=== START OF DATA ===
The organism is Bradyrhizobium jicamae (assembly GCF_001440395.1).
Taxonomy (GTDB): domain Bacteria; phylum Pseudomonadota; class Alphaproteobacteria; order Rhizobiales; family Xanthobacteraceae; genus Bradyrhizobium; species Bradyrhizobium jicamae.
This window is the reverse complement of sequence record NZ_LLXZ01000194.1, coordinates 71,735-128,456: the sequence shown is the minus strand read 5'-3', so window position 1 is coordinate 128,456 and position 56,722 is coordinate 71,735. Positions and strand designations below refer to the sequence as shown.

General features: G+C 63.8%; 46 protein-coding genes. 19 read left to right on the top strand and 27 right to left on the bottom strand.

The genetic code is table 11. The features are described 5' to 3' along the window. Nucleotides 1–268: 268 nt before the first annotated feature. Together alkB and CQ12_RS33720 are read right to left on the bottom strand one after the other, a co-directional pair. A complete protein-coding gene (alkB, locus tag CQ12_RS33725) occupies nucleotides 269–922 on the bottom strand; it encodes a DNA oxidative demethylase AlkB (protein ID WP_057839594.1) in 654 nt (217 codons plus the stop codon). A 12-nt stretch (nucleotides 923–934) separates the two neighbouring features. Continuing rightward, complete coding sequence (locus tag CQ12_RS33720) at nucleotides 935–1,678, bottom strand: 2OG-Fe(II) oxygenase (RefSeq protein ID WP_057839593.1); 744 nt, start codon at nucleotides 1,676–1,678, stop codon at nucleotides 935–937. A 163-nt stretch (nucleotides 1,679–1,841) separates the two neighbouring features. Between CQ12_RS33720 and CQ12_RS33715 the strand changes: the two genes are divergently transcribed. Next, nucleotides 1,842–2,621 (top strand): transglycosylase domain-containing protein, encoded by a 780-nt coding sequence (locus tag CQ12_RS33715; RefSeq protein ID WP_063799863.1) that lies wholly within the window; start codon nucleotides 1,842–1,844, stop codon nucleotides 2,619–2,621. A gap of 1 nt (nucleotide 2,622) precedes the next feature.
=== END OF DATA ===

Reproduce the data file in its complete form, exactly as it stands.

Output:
The organism is Bradyrhizobium jicamae (assembly GCF_001440395.1).
Taxonomy (GTDB): domain Bacteria; phylum Pseudomonadota; class Alphaproteobacteria; order Rhizobiales; family Xanthobacteraceae; genus Bradyrhizobium; species Bradyrhizobium jicamae.
This window is the reverse complement of sequence record NZ_LLXZ01000194.1, coordinates 71,735-128,456: the sequence shown is the minus strand read 5'-3', so window position 1 is coordinate 128,456 and position 56,722 is coordinate 71,735. Positions and strand designations below refer to the sequence as shown.

General features: G+C 63.8%; 46 protein-coding genes. 19 read left to right on the top strand and 27 right to left on the bottom strand.

The genetic code is table 11. The features are described 5' to 3' along the window. Nucleotides 1–268: 268 nt before the first annotated feature. Together alkB and CQ12_RS33720 are read right to left on the bottom strand one after the other, a co-directional pair. A complete protein-coding gene (alkB, locus tag CQ12_RS33725) occupies nucleotides 269–922 on the bottom strand; it encodes a DNA oxidative demethylase AlkB (protein ID WP_057839594.1) in 654 nt (217 codons plus the stop codon). A 12-nt stretch (nucleotides 923–934) separates the two neighbouring features. Continuing rightward, complete coding sequence (locus tag CQ12_RS33720) at nucleotides 935–1,678, bottom strand: 2OG-Fe(II) oxygenase (RefSeq protein ID WP_057839593.1); 744 nt, start codon at nucleotides 1,676–1,678, stop codon at nucleotides 935–937. A 163-nt stretch (nucleotides 1,679–1,841) separates the two neighbouring features. Between CQ12_RS33720 and CQ12_RS33715 the strand changes: the two genes are divergently transcribed. Next, nucleotides 1,842–2,621 (top strand): transglycosylase domain-containing protein, encoded by a 780-nt coding sequence (locus tag CQ12_RS33715; RefSeq protein ID WP_063799863.1) that lies wholly within the window; start codon nucleotides 1,842–1,844, stop codon nucleotides 2,619–2,621. A gap of 1 nt (nucleotide 2,622) precedes the next feature.